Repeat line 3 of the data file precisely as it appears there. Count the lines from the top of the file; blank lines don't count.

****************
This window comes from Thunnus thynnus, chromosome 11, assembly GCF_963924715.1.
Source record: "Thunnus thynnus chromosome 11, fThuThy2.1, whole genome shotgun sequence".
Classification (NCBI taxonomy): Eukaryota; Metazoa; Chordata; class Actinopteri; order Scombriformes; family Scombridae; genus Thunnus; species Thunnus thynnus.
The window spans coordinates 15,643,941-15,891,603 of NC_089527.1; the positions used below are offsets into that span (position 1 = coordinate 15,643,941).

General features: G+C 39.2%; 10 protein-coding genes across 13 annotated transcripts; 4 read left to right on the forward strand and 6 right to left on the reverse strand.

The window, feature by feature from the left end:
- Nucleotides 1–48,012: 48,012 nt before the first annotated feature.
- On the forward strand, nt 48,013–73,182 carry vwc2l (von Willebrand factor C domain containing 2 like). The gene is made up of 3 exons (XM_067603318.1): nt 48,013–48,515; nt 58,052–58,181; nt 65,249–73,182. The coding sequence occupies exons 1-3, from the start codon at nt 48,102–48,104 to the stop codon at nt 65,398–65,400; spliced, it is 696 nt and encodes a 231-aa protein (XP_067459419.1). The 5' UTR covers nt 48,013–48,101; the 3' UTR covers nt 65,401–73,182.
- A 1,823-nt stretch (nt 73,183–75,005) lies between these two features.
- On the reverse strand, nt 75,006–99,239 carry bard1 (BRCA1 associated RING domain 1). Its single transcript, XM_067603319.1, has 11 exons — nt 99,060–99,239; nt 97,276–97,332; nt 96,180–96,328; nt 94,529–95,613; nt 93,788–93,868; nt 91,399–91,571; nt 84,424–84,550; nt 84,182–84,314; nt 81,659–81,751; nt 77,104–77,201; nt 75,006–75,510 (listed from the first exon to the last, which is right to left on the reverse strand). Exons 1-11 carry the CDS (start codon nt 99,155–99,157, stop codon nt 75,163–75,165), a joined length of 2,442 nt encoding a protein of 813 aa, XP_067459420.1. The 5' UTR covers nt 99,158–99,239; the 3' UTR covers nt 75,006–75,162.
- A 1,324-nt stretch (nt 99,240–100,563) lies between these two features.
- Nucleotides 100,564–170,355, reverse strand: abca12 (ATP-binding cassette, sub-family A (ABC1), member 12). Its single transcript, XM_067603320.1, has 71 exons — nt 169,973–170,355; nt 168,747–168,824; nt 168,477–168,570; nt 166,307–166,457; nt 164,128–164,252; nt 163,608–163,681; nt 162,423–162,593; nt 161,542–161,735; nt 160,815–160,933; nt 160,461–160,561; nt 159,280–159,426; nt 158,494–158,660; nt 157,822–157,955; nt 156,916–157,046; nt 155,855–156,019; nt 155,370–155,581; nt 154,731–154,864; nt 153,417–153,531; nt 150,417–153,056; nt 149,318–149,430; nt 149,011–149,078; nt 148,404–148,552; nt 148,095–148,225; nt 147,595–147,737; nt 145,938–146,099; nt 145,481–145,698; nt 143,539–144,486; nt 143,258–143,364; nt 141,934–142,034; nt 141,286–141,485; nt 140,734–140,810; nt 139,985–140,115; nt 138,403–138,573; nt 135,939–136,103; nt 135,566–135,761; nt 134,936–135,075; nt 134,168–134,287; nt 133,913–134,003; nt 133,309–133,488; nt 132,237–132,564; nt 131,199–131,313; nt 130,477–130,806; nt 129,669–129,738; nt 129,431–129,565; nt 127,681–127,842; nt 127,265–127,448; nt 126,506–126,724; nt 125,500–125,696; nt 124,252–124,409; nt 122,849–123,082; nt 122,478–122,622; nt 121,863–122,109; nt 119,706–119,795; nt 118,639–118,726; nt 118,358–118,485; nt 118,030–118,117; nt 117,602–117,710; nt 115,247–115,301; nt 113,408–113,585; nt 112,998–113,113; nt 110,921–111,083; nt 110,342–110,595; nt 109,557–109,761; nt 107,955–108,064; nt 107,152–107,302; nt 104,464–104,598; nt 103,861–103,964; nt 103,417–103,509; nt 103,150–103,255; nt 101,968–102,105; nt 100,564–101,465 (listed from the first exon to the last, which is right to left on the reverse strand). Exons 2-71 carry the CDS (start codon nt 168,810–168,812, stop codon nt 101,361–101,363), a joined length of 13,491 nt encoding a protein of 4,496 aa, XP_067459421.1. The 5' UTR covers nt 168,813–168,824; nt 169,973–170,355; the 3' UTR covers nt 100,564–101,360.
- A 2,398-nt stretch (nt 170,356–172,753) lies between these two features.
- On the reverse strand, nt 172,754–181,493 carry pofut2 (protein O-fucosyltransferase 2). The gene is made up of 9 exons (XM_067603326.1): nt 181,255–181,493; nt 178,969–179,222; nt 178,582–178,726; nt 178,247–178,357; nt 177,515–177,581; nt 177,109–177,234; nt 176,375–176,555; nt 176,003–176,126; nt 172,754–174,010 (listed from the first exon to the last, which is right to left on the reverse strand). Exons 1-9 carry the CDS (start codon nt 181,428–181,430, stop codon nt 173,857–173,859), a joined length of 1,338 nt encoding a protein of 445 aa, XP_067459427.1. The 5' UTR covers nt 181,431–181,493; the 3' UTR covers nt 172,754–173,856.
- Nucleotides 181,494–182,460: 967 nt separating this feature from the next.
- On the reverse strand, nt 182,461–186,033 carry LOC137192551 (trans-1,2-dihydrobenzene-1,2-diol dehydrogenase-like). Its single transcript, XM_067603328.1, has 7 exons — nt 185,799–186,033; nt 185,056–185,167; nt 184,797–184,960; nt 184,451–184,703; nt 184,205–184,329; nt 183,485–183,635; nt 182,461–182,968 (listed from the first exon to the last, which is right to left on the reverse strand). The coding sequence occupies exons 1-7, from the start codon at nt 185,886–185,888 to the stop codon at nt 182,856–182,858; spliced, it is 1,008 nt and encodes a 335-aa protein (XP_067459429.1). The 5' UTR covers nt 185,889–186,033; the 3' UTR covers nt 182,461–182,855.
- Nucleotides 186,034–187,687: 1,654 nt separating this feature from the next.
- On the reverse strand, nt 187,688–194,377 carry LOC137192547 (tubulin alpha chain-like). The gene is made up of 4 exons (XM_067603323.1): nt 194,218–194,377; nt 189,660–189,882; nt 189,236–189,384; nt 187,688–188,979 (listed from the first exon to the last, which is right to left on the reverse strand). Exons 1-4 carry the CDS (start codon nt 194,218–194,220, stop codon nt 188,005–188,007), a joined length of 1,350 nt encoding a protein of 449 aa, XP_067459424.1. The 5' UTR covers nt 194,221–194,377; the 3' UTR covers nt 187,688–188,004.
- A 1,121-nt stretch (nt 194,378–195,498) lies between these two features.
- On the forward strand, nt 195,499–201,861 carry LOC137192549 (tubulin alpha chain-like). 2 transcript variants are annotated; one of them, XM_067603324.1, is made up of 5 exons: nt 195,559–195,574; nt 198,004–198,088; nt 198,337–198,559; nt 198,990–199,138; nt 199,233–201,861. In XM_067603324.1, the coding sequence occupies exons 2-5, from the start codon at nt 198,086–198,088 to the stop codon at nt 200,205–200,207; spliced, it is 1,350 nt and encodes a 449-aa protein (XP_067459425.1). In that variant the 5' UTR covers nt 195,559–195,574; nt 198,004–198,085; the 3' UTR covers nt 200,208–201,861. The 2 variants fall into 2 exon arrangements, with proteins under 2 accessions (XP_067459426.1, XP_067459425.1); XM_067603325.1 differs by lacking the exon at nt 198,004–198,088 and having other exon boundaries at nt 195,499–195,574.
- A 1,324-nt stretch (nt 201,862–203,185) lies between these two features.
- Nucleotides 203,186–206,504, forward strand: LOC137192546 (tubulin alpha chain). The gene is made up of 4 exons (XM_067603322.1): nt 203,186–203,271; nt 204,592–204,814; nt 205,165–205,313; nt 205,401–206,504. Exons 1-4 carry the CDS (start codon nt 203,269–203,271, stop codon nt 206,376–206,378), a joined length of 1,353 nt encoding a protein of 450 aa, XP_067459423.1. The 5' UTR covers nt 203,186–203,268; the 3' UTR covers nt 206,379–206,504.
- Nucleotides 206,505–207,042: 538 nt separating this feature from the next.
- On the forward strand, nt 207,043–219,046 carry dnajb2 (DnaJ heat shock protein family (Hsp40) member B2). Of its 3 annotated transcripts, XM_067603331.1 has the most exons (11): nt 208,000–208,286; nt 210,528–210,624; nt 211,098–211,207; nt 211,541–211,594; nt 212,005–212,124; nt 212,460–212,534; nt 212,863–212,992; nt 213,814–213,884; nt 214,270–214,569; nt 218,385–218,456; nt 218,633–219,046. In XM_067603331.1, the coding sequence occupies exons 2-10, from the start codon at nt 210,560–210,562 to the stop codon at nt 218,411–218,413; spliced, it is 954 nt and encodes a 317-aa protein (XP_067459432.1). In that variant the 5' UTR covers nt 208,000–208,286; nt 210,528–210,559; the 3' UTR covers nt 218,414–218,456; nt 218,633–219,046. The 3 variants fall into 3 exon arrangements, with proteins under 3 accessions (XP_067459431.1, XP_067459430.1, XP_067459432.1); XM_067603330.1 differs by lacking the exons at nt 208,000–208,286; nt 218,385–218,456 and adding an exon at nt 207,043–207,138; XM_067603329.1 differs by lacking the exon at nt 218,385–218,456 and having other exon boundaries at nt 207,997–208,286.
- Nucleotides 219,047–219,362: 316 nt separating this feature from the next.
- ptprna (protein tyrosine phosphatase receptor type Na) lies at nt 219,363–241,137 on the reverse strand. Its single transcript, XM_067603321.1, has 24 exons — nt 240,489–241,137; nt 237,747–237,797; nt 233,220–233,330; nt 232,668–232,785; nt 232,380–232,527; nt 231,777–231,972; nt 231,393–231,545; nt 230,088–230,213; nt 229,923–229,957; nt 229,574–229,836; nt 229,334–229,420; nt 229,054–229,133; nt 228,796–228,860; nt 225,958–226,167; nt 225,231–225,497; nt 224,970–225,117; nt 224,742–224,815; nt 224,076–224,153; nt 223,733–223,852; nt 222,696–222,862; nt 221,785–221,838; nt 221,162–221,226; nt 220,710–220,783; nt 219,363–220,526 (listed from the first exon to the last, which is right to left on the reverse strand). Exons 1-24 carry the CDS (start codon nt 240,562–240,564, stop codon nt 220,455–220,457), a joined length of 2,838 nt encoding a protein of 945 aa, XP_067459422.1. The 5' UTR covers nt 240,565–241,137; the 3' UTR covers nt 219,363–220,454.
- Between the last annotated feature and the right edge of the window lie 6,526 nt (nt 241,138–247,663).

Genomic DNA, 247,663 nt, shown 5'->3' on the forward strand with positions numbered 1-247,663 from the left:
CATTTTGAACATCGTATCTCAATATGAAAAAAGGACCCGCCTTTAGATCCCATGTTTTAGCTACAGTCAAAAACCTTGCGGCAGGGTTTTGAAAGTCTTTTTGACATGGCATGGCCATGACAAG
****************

Classification (NCBI taxonomy): Eukaryota; Metazoa; Chordata; class Actinopteri; order Scombriformes; family Scombridae; genus Thunnus; species Thunnus thynnus.